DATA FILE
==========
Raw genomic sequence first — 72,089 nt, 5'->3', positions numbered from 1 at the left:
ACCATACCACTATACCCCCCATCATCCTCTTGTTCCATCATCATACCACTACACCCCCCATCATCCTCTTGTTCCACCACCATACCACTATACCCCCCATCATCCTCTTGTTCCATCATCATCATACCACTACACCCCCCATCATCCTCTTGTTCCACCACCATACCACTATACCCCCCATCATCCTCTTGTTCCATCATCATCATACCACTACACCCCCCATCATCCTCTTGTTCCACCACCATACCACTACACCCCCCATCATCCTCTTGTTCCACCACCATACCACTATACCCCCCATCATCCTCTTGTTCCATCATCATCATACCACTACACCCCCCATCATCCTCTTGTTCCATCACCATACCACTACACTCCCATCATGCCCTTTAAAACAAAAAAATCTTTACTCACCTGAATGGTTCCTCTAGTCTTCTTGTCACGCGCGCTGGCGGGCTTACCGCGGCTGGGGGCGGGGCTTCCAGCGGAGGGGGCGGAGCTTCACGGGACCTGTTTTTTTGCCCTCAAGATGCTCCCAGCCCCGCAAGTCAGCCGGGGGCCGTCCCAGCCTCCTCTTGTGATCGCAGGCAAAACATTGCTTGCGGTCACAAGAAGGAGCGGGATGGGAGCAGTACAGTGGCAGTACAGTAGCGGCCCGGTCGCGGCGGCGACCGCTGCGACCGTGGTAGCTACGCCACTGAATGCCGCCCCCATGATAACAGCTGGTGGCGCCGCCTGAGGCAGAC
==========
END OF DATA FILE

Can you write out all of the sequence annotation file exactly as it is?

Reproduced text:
Raw genomic sequence first — 72,089 nt, 5'->3', positions numbered from 1 at the left:
ACCATACCACTATACCCCCCATCATCCTCTTGTTCCATCATCATACCACTACACCCCCCATCATCCTCTTGTTCCACCACCATACCACTATACCCCCCATCATCCTCTTGTTCCATCATCATCATACCACTACACCCCCCATCATCCTCTTGTTCCACCACCATACCACTATACCCCCCATCATCCTCTTGTTCCATCATCATCATACCACTACACCCCCCATCATCCTCTTGTTCCACCACCATACCACTACACCCCCCATCATCCTCTTGTTCCACCACCATACCACTATACCCCCCATCATCCTCTTGTTCCATCATCATCATACCACTACACCCCCCATCATCCTCTTGTTCCATCACCATACCACTACACTCCCATCATGCCCTTTAAAACAAAAAAATCTTTACTCACCTGAATGGTTCCTCTAGTCTTCTTGTCACGCGCGCTGGCGGGCTTACCGCGGCTGGGGGCGGGGCTTCCAGCGGAGGGGGCGGAGCTTCACGGGACCTGTTTTTTTGCCCTCAAGATGCTCCCAGCCCCGCAAGTCAGCCGGGGGCCGTCCCAGCCTCCTCTTGTGATCGCAGGCAAAACATTGCTTGCGGTCACAAGAAGGAGCGGGATGGGAGCAGTACAGTGGCAGTACAGTAGCGGCCCGGTCGCGGCGGCGACCGCTGCGACCGTGGTAGCTACGCCACTGAATGCCGCCCCCATGATAACAGCTGGTGGCGCCGCCTGAGGCAGAC